Admin l Wednesday, January 25, 2023
BERLIN -The terminal buildings of Berlin’s international airport were virtually empty on Wednesday morning, with all passenger flights cancelled or rescheduled due to a day-long strike by staff.
Around 1,500 workers gathered in front of the main terminal building of the Berlin-Brandenburg (BER) airport on Wednesday afternoon, equipped with yellow vests, whistles and flags of the Verdi trade union. Verdi had called on about 6,000 airport workers, security staff and ground handlers to walk off the job.
The union is demanding wage increases of €500 ($540) per month for the employees of the airport company and the ground handling services over a 12-month collective bargaining contract. Employers have pushed for a much longer contract in negotiations.
About 35,000 passengers had originally been scheduled to pass through the airport on roughly 300 flights on Wednesday. Airlines have postponed some flights to Thursday and diverted several flights to airports in Dresden and Leipzig. Other passengers have been rebooked on trains.
Only occasional passengers arrived who had not heard about the strike.
“It was not a question of if, but when,” said Holger Rößler, who negotiates on behalf of the workers in the talks with the airport company and has been involved in negotiations for more than 20 years.
There have been tough disputes in the past, but with high inflation the situation is more complicated, he said.
The mood has been very frustrating lately, said Dirk Litschke, who works in baggage handling at BER. The sickness rate is high, many colleagues have problems with their backs or hips. During the rally in front of the terminal, he said that the starting salary for ground services was currently €14.25 an hour.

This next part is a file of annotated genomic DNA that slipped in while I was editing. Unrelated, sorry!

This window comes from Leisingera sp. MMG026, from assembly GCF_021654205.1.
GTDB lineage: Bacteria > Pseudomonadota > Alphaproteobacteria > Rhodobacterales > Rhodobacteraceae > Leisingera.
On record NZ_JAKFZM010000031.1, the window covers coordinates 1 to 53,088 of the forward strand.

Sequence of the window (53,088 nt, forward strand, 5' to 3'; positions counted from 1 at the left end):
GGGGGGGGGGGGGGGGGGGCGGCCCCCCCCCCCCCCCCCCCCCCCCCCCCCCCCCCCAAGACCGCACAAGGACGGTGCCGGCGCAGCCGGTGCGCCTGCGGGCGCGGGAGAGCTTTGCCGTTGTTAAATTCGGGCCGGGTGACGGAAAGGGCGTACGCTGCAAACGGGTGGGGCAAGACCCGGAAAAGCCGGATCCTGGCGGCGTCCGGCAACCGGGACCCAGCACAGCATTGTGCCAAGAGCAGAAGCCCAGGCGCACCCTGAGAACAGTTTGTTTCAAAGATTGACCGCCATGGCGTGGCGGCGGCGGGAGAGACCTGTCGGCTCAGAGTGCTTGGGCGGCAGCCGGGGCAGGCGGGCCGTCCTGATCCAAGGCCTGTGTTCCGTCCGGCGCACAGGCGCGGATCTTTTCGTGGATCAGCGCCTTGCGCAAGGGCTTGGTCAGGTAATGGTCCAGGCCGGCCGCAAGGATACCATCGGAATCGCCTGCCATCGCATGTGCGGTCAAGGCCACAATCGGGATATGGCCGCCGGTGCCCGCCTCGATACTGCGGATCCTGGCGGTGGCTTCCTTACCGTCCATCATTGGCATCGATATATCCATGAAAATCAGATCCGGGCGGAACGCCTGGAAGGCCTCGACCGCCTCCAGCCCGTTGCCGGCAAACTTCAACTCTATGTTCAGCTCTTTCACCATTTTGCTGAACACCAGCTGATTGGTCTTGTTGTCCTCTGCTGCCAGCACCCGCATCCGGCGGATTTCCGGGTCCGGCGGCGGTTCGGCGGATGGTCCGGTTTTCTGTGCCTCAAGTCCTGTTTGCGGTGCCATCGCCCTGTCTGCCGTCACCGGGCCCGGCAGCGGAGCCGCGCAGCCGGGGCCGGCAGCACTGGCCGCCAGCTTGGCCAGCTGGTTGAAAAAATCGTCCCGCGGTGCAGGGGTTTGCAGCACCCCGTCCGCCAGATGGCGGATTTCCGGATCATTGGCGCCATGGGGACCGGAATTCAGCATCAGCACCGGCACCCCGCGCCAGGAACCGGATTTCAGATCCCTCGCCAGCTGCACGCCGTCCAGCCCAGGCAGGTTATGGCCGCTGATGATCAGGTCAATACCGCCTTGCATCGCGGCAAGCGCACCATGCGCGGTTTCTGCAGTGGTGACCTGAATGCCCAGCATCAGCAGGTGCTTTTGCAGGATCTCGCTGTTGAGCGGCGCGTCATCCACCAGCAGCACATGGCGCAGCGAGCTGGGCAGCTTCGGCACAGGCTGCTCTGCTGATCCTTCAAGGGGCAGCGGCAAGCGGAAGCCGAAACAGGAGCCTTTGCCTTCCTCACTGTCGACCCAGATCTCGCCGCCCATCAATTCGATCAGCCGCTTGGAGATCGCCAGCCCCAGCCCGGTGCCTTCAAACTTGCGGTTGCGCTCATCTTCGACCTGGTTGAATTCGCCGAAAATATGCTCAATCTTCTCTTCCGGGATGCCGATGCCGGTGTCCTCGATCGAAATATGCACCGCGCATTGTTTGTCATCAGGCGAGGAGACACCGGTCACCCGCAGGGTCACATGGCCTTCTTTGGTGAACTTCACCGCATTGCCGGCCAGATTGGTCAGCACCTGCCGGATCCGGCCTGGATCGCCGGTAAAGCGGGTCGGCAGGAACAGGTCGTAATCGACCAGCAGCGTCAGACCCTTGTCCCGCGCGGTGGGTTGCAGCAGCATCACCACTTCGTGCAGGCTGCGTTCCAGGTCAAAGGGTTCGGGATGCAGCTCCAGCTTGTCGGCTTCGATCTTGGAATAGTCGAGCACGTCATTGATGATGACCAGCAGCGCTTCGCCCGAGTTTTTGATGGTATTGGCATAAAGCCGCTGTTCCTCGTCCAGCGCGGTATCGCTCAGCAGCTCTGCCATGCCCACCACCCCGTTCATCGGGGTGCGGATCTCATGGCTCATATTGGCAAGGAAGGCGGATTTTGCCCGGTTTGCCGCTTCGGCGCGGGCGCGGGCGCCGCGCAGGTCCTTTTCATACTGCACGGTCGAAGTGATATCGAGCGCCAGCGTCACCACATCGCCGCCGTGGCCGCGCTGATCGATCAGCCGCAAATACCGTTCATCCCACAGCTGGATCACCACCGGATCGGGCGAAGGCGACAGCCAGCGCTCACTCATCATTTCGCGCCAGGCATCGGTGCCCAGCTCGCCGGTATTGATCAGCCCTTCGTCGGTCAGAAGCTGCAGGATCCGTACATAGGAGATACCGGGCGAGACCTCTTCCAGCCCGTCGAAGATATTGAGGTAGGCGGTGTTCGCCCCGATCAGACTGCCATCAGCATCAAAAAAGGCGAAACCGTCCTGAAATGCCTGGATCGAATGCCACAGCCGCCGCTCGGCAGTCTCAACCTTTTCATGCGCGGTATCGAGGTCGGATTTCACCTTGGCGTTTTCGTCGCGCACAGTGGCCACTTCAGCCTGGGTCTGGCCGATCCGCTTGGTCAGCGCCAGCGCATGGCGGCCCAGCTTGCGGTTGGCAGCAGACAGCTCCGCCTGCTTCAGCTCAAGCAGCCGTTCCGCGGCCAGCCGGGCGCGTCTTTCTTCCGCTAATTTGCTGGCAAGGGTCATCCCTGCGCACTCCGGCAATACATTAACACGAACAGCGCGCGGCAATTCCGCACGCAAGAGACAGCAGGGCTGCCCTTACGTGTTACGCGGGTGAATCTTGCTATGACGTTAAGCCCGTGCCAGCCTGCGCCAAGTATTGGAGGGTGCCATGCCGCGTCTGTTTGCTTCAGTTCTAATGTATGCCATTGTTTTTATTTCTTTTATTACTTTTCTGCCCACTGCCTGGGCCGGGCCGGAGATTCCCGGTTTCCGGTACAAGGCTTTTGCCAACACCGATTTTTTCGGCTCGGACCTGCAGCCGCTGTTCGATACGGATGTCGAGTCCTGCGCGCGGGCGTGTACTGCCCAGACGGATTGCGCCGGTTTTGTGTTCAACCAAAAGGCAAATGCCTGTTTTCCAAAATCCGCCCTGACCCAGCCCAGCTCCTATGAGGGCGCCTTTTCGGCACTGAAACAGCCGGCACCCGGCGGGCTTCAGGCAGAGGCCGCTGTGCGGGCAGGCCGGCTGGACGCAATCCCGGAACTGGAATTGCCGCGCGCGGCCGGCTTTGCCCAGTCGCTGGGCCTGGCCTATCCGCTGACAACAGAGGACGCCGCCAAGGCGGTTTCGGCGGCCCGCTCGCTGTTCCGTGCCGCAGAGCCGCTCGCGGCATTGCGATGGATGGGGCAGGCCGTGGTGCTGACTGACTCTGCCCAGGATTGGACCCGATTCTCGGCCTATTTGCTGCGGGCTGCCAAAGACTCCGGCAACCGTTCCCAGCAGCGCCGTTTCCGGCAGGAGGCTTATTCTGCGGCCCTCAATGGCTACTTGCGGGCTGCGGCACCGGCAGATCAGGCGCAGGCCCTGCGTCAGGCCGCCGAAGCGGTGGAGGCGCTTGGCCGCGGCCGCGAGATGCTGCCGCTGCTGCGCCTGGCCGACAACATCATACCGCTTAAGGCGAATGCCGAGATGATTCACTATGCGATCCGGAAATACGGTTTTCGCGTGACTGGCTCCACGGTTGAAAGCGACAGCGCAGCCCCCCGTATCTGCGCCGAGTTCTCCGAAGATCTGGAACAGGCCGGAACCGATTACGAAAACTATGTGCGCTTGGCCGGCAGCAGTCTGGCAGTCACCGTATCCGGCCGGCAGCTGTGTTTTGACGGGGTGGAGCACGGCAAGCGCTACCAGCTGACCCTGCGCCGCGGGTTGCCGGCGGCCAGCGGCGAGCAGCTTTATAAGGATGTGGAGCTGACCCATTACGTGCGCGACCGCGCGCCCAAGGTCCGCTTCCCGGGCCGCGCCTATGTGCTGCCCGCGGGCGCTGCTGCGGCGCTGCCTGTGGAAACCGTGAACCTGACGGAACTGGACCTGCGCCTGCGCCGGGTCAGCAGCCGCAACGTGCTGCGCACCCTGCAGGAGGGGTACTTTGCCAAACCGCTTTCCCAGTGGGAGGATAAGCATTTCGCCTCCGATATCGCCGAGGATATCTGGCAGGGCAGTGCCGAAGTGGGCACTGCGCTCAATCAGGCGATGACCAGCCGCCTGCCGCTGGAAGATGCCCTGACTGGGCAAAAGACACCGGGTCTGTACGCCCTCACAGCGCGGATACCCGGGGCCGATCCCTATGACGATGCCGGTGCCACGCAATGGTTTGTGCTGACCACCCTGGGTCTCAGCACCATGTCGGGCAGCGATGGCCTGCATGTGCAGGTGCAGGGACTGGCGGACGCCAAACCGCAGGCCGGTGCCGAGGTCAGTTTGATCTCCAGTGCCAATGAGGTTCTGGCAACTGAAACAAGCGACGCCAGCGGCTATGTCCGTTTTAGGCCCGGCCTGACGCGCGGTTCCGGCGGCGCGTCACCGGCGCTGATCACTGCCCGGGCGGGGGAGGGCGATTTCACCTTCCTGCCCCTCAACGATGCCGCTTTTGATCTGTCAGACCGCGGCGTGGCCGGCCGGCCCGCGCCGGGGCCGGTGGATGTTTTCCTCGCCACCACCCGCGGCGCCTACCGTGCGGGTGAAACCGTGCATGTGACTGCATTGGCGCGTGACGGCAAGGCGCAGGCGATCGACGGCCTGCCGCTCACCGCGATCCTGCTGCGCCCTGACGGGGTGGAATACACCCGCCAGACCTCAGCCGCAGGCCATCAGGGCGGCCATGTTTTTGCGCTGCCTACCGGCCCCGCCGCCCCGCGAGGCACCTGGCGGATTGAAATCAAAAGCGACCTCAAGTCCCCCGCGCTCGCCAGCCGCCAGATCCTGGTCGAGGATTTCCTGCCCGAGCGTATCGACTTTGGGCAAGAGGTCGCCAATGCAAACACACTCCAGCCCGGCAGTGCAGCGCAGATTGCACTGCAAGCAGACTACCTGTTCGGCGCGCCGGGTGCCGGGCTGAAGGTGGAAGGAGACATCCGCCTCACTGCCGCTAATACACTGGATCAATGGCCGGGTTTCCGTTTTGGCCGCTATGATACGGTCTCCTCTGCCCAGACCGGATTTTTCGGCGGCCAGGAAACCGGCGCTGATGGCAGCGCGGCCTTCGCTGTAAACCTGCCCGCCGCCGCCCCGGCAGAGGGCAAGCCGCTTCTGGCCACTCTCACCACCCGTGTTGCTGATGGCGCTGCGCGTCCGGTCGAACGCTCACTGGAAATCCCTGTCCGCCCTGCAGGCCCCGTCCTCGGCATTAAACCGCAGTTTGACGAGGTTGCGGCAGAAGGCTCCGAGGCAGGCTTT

Union secretary Enrico Rümker stressed that the timing of the work stoppage had been chosen carefully.
“We can already say: there will be no more strikes during the winter holidays in Berlin and Brandenburg (January 30 to February 3),” he told dpa.
The airport has said little about the negotiations since the strike announcement on Monday.
“Results are achieved at the negotiating table. Our aim is therefore to reach a result in the further negotiation meeting on February 8,” said Michael Halberstadt, managing director human resources and chief negotiator.
The next round of negotiations for ground services is scheduled for Monday. The last time labour unrest in Germany cancelled so many flights came during a major nationwide strike in April 2018. Hundreds of flights across the country were cancelled after tens of thousands of municipal and federal government workers walked off the job.
That strike also affected public transport, daycare centres, health clinics, government administrative offices and public swimming pools in many parts of Germany.